Middle school “modified” programs, in general, offer an introduction to the world of competitive athletics. Sport activities offered are determined by the existence of leagues, student interest, facility availability, financial resources, and the relationship to the high school program. At this point, the focus is on learning basic skills and game rules, fundamentals of team play, social and emotional growth, and healthy competition. The emphasis is to provide an opportunity for children, through physical participation in a positive competitive environment, to learn about their capabilities and appreciate human physical potential. Athletes are introduced to the benefits of physical conditioning, and encouraged to become responsible for maintaining an appropriate fitness level. The “modified” program allows for game rules and requirements of play to be adapted matching the competitive abilities of young, inexperienced, middle school athletes who have not yet reached emotional, social, physiological, or physical maturity.  While we would like to provide an opportunity for every athlete who expresses interest in a program this is not always possible. While we try to avoid cuts at the middle school level, certain factors exist that must be dealt with by imposing a limitation on the number of students that can be accommodated in specific programs. If the number of students trying out for a team creates a situation that is difficult to manage, poses a safety problem, or is problematic because of facility consideration, reducing team size may be necessary. Ultimately, the number of teams and size of the squad in any sport will be determined by the availability of:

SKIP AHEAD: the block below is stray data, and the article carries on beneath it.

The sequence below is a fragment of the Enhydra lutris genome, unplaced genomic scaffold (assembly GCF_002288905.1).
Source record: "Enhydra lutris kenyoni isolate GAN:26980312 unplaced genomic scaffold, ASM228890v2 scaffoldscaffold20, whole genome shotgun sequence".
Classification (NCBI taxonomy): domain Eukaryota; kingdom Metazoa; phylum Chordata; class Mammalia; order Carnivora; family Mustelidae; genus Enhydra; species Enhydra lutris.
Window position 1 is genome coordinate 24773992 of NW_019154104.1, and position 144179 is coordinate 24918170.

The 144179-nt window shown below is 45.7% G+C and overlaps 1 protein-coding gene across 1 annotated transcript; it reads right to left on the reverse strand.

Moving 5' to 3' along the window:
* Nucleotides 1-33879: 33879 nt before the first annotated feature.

1. Financial resources
    2. Qualified coaches
    3. Suitable indoor or outdoor facilities
    4. A safe environment
    5. Student interest

    In order for the desired development of the adolescent athlete and team to occur, practice sessions are vital. The NYSPHSAA and Section 6 have established sport specific practice guidelines which govern the number of practices that each individual and team must have in order to be eligible for competition. There are also established guidelines which govern the number of contests allowed, and in certain sports, mandate days of rest between scheduled contests.